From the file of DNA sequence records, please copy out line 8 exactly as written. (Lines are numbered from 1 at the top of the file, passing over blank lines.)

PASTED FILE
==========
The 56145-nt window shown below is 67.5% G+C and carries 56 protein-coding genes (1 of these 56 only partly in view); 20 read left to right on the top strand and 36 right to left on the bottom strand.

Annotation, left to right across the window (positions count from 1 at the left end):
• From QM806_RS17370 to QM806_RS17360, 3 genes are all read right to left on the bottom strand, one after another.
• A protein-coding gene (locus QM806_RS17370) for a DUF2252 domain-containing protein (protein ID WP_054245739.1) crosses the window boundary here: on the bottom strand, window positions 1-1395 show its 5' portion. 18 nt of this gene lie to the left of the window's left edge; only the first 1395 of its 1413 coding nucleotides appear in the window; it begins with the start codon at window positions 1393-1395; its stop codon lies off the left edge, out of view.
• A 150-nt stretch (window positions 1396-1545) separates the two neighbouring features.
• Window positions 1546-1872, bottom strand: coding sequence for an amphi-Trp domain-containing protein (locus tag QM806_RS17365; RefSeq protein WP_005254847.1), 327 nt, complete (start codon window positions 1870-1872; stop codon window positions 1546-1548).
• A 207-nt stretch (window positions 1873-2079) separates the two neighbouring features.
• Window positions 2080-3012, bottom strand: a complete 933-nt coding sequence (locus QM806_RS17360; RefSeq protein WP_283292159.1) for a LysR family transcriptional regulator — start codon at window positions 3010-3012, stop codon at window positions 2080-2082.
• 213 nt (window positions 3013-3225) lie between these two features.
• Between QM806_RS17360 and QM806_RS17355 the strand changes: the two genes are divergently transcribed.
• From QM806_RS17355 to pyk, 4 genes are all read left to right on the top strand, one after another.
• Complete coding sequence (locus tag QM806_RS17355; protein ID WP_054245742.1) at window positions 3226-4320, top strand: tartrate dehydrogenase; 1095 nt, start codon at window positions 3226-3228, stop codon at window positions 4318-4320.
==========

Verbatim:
• Window positions 2080-3012, bottom strand: a complete 933-nt coding sequence (locus QM806_RS17360; RefSeq protein WP_283292159.1) for a LysR family transcriptional regulator — start codon at window positions 3010-3012, stop codon at window positions 2080-2082.